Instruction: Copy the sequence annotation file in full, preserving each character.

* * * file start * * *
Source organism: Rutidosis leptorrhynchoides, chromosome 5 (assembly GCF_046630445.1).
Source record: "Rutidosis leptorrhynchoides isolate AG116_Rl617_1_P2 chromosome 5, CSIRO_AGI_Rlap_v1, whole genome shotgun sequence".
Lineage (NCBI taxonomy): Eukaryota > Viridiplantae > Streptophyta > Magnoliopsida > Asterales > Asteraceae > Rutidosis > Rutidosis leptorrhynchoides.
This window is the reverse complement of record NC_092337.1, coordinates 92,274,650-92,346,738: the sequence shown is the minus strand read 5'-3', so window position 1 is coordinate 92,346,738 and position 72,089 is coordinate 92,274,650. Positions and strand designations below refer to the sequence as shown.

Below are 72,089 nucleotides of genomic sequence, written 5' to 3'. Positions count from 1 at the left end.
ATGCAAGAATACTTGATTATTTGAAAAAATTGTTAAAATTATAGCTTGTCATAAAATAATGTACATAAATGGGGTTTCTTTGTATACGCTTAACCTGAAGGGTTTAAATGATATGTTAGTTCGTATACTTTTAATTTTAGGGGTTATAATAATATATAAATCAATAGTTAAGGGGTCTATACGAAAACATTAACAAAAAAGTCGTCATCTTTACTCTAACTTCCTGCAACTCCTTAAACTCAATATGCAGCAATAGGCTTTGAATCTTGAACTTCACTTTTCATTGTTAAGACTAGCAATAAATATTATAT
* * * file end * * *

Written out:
Source organism: Rutidosis leptorrhynchoides, chromosome 5 (assembly GCF_046630445.1).
Source record: "Rutidosis leptorrhynchoides isolate AG116_Rl617_1_P2 chromosome 5, CSIRO_AGI_Rlap_v1, whole genome shotgun sequence".
Lineage (NCBI taxonomy): Eukaryota > Viridiplantae > Streptophyta > Magnoliopsida > Asterales > Asteraceae > Rutidosis > Rutidosis leptorrhynchoides.
This window is the reverse complement of record NC_092337.1, coordinates 92,274,650-92,346,738: the sequence shown is the minus strand read 5'-3', so window position 1 is coordinate 92,346,738 and position 72,089 is coordinate 92,274,650. Positions and strand designations below refer to the sequence as shown.

Below are 72,089 nucleotides of genomic sequence, written 5' to 3'. Positions count from 1 at the left end.
ATGCAAGAATACTTGATTATTTGAAAAAATTGTTAAAATTATAGCTTGTCATAAAATAATGTACATAAATGGGGTTTCTTTGTATACGCTTAACCTGAAGGGTTTAAATGATATGTTAGTTCGTATACTTTTAATTTTAGGGGTTATAATAATATATAAATCAATAGTTAAGGGGTCTATACGAAAACATTAACAAAAAAGTCGTCATCTTTACTCTAACTTCCTGCAACTCCTTAAACTCAATATGCAGCAATAGGCTTTGAATCTTGAACTTCACTTTTCATTGTTAAGACTAGCAATAAATATTATAT